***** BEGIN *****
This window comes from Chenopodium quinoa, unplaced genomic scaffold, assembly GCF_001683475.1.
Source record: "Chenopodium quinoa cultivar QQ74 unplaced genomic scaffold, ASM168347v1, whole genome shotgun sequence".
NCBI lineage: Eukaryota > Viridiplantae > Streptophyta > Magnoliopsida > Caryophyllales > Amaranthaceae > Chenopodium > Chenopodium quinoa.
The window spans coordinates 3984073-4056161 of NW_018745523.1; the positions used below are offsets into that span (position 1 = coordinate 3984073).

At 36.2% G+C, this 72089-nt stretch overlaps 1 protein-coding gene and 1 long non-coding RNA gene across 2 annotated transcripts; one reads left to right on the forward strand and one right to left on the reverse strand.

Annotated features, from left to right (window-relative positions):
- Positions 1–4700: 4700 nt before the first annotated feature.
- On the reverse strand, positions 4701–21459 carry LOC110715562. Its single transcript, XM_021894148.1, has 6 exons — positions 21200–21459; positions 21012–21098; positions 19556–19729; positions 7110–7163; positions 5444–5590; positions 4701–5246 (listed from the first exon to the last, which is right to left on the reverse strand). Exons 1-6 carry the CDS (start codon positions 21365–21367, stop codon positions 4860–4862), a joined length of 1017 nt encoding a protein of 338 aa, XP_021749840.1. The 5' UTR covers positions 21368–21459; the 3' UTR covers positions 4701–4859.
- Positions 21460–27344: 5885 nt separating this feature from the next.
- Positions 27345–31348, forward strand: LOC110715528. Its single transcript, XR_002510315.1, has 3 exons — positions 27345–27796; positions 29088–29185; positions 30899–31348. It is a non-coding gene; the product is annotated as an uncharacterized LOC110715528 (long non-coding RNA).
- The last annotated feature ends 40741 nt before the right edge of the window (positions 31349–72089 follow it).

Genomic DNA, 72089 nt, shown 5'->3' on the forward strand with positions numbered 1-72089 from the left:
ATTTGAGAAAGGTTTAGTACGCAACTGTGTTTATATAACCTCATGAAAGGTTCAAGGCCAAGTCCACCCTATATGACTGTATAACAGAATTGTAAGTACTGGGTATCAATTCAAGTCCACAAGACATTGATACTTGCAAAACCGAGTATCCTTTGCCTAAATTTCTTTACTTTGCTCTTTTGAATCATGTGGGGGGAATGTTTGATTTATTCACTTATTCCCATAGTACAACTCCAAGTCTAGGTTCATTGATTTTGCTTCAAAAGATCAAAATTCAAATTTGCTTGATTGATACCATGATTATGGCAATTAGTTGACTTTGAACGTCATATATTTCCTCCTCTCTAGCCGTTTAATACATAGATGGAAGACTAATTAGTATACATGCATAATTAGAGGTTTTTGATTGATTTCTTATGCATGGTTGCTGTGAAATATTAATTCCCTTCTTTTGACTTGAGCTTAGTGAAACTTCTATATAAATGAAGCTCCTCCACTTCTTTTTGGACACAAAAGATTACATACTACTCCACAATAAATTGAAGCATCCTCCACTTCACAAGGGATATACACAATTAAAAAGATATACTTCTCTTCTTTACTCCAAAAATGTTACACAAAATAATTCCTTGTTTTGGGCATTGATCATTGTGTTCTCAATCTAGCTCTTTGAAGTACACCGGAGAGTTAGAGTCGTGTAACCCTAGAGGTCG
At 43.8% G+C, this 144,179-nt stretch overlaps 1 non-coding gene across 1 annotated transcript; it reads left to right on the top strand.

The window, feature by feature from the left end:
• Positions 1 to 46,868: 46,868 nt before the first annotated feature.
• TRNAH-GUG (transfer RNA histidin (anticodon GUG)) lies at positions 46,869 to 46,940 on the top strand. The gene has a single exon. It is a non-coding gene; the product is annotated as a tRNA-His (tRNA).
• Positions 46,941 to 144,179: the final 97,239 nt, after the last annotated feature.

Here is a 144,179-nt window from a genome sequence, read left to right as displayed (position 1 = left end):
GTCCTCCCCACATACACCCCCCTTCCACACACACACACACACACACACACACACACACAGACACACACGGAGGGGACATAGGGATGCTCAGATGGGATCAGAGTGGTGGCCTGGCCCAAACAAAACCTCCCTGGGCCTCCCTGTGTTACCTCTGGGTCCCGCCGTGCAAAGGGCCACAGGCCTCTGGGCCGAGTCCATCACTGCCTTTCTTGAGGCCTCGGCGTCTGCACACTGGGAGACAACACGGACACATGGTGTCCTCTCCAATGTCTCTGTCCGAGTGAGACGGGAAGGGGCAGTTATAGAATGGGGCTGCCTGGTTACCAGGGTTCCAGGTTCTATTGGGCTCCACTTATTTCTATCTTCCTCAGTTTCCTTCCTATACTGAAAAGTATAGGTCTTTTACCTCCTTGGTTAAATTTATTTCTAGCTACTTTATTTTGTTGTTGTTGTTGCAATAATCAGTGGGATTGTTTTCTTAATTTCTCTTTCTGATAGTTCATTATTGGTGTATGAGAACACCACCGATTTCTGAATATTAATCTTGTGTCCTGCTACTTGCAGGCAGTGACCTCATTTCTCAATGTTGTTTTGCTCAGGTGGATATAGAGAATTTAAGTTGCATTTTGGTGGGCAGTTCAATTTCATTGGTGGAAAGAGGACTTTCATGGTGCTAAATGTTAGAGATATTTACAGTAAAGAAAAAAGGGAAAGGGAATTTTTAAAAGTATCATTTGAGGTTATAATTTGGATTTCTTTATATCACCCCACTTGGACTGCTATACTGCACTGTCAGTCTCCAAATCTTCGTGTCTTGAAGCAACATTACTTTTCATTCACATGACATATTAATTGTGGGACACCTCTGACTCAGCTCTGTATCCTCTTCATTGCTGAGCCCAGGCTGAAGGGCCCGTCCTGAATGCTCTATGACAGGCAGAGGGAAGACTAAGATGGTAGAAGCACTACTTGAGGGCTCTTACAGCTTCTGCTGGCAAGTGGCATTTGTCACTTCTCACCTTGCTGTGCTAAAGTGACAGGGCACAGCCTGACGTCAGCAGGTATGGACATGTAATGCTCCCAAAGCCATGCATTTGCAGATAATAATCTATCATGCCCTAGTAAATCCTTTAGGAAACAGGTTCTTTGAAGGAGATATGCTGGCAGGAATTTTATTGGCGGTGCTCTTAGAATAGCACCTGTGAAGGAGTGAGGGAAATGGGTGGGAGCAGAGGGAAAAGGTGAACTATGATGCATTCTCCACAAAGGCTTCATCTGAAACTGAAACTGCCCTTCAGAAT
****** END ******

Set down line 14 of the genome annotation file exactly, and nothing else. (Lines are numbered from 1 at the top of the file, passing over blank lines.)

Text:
At 43.8% G+C, this 144,179-nt stretch overlaps 1 non-coding gene across 1 annotated transcript; it reads left to right on the top strand.